JARIC became the prime provider of imagery intelligence and the UKs only Satellite Imagery Exploitation Unit. Although initially established to provide strategic intelligence for the needs of the British Government, its role evolved from the more traditional photographic analysis to encompass more technical intelligence disciplines such as: IMINT (IMagery INTelligence). IMINT is an intelligence gathering discipline which collects information via satellite and aerial photography. JARIC was involved in all aspects of imagery analysis from basic activity reporting to advanced scientific-based MASINT analysis. MASINT (Measurement And Signature INTelligence). MASINT is scientific and technical intelligence derived from the analysis of data obtained from sensing instruments for the purpose of identifying any distinctive features associated with the source, emitter or sender, to facilitate the latters measurement and identification. JARIC was the UKs only provider of imagery derived MASINT otherwise known as AGI or Advanced Geospatial Intelligence. GEOINT (GEOspatial INTelligence). GEOINT is an intelligence discipline comprising the exploitation and analysis of geographically determined information. GEOINT sources include imagery and mapping data, whether collected by commercial or military satellites, or by other capabilities such as UAV (Unmanned Airborne Vehicle) or reconnaissance aircraft.
In 2013, JARIC was disbanded when its roles and staff were transferred to the Defence Geospatial Intelligence Fusion Centre (DGIFC) at RAF Wyton.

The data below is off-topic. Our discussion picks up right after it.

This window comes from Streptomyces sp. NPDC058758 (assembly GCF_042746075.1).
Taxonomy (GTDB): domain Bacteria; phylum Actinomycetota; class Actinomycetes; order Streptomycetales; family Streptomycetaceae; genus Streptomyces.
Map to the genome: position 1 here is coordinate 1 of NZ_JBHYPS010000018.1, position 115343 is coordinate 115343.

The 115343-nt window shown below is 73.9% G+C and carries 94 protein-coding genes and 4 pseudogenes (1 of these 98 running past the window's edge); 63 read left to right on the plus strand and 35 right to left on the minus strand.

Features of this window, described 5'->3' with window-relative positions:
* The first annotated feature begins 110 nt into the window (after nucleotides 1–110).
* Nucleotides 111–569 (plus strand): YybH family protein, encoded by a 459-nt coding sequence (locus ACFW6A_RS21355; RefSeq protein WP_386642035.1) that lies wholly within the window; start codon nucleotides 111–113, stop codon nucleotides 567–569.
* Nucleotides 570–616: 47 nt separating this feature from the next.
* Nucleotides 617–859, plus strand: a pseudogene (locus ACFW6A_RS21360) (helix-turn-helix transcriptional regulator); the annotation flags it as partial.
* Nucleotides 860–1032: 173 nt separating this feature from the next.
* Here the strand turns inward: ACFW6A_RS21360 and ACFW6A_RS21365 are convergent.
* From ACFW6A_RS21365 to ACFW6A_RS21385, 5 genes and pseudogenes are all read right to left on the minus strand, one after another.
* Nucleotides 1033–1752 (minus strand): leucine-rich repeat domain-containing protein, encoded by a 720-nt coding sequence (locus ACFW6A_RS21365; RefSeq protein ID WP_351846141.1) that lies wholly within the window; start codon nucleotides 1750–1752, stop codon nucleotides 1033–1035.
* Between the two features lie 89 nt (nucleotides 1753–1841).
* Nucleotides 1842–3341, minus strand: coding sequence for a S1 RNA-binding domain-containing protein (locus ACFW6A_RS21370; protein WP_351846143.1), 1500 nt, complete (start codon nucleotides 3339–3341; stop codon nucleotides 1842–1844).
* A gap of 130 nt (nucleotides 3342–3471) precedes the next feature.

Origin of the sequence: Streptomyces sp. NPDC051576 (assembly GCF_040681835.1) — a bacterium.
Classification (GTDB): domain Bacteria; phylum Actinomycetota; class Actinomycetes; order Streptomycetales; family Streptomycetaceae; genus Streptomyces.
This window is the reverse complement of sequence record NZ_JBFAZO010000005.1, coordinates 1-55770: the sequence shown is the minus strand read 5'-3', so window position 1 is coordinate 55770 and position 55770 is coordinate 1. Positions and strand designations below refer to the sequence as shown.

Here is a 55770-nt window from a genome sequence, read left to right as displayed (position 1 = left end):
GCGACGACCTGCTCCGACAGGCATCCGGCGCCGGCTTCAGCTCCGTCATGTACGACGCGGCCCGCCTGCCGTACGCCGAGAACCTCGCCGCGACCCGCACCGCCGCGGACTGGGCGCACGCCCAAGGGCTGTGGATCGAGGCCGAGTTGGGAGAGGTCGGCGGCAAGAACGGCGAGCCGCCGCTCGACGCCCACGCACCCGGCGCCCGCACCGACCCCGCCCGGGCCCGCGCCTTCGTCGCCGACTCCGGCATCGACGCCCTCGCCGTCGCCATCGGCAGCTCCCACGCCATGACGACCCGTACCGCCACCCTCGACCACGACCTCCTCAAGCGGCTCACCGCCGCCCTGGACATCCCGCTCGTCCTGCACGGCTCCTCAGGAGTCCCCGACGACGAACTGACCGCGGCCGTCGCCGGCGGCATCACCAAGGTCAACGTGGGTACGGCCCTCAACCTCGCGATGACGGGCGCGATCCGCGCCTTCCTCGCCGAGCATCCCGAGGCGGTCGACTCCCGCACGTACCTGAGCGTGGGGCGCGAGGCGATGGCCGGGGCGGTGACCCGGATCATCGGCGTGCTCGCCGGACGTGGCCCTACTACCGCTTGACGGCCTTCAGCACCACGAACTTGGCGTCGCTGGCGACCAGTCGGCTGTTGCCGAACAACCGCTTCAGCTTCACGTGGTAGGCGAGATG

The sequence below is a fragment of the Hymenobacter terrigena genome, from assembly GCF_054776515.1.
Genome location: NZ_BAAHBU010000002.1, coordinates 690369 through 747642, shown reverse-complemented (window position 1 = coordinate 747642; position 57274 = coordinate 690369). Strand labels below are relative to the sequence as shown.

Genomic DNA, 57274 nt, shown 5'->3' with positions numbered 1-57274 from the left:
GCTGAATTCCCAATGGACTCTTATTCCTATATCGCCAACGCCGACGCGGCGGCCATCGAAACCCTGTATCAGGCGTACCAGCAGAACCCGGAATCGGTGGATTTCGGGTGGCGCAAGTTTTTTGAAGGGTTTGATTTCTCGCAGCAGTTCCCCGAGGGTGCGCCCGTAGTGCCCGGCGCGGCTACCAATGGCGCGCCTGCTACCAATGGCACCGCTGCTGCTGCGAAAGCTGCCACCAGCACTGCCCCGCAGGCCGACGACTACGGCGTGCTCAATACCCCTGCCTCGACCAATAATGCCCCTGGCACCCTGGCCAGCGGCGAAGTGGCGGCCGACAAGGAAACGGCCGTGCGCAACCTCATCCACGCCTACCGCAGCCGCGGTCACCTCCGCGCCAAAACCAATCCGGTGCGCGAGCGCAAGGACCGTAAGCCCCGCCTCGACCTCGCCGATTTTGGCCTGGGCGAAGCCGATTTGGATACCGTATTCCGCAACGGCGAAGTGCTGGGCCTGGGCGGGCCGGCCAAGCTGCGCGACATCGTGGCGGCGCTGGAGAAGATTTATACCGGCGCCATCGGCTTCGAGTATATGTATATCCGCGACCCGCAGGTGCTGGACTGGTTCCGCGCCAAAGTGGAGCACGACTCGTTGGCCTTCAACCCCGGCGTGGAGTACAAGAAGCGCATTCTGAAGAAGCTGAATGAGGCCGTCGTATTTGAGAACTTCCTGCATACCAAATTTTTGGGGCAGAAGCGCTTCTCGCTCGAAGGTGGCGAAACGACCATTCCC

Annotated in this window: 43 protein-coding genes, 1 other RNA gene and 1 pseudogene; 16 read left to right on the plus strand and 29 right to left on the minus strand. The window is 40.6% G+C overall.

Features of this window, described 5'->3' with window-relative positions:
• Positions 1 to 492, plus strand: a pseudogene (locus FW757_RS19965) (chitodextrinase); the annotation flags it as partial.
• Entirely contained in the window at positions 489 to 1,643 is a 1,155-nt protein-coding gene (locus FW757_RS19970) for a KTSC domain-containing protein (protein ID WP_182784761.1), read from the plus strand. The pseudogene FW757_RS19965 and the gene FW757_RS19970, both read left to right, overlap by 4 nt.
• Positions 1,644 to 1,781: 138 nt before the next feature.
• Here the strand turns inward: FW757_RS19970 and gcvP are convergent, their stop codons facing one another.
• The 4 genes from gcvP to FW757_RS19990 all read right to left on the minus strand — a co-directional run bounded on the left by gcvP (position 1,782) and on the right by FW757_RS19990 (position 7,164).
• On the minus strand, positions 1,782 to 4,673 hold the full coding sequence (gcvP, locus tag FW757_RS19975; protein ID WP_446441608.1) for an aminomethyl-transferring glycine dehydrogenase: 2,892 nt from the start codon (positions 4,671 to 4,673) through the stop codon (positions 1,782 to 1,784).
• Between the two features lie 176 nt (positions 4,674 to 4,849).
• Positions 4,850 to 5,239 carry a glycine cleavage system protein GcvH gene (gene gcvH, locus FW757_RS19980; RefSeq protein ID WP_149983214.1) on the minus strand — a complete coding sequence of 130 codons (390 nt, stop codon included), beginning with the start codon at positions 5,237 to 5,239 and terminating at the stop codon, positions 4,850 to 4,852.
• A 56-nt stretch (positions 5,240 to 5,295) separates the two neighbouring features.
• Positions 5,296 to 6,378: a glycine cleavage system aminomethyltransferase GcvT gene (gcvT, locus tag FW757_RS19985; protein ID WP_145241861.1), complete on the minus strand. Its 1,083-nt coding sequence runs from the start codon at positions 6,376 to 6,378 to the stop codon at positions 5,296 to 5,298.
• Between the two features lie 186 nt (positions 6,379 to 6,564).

Closed. Imagery can only be accessed with knowledge of exact sortie references. No searches for imagery of specific geographical areas are currently possible. As imagery is catalogued, it is released on the NCAP website.
Crown copyright applies to some of this imagery. Standard licence terms for use apply.
The aerial imagery was declassified and released from 2004 onwards, by the UK Ministry of Defence, to Keele University in its capacity as a Place of Deposit under the Public Records Acts. In 2008 it was transferred under a joint initiative between the Royal Commission on the Ancient and Historical Monuments of Scotland (RCAHMS), The National Archives and Keele University to RCAHMS.
Aerial film; aerial prints; 16mm microfilm.
No finding aids are available.
The aerial imagery and sortie plots declassified and released from JARIC covering England, Wales and Northern Ireland are held by:
English Heritage Archives, The Engine House, Fire Fly Avenue, SWINDON, Wiltshire, SN2 2GZ. Tel: 01793 414600, E-mail: email@example.com
Central Register of Air Photography for Wales, Welsh Assembly Government, Room G-003, Crown Offices, Cathays Park, Cardiff CF1 3NQ. Tel: 029 20 823815, E-mail: firstname.lastname@example.org
Public Record Office of Northern Ireland, 66 Balmoral Avenue, BELFAST BT9 6NY, Northern Ireland. Tel: 028 9025 5905, E-mail: email@example.com
Related intelligence records are held by: The National Archives - Record Class AIR 34, Kew, Richmond, Surrey, TW9 4DU.
Ministry of Defence.
Records created by the German Air Force during the Second World War was deposited from the Joint Air Reconnaissance Intelligence Centre (JARIC) and now forms collection GB 551 NCAP/4 German Air Force.